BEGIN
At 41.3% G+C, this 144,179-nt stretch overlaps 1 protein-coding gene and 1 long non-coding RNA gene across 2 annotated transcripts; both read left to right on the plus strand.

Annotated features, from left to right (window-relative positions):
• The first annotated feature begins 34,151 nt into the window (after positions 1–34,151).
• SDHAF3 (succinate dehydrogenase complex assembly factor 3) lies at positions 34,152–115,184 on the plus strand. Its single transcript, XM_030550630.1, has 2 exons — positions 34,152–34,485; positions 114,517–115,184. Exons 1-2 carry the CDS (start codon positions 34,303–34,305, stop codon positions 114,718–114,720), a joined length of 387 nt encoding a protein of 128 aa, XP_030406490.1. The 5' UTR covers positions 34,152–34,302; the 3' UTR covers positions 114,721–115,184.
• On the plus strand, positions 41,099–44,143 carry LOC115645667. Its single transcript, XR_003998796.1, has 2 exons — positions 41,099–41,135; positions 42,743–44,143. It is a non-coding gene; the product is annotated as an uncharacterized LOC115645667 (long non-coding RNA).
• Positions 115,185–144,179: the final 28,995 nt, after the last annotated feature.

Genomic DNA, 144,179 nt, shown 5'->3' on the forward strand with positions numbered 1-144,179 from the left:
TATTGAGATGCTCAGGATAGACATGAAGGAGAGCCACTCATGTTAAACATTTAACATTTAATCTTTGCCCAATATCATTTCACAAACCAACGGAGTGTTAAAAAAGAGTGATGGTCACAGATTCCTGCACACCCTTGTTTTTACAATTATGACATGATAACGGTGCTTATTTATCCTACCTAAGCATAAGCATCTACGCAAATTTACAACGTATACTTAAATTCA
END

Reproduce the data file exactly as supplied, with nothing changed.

At 41.3% G+C, this 144,179-nt stretch overlaps 1 protein-coding gene and 1 long non-coding RNA gene across 2 annotated transcripts; both read left to right on the plus strand.

Annotated features, from left to right (window-relative positions):
• The first annotated feature begins 34,151 nt into the window (after positions 1–34,151).
• SDHAF3 (succinate dehydrogenase complex assembly factor 3) lies at positions 34,152–115,184 on the plus strand. Its single transcript, XM_030550630.1, has 2 exons — positions 34,152–34,485; positions 114,517–115,184. Exons 1-2 carry the CDS (start codon positions 34,303–34,305, stop codon positions 114,718–114,720), a joined length of 387 nt encoding a protein of 128 aa, XP_030406490.1. The 5' UTR covers positions 34,152–34,302; the 3' UTR covers positions 114,721–115,184.
• On the plus strand, positions 41,099–44,143 carry LOC115645667. Its single transcript, XR_003998796.1, has 2 exons — positions 41,099–41,135; positions 42,743–44,143. It is a non-coding gene; the product is annotated as an uncharacterized LOC115645667 (long non-coding RNA).
• Positions 115,185–144,179: the final 28,995 nt, after the last annotated feature.

Genomic DNA, 144,179 nt, shown 5'->3' on the forward strand with positions numbered 1-144,179 from the left:
TATTGAGATGCTCAGGATAGACATGAAGGAGAGCCACTCATGTTAAACATTTAACATTTAATCTTTGCCCAATATCATTTCACAAACCAACGGAGTGTTAAAAAAGAGTGATGGTCACAGATTCCTGCACACCCTTGTTTTTACAATTATGACATGATAACGGTGCTTATTTATCCTACCTAAGCATAAGCATCTACGCAAATTTACAACGTATACTTAAATTCA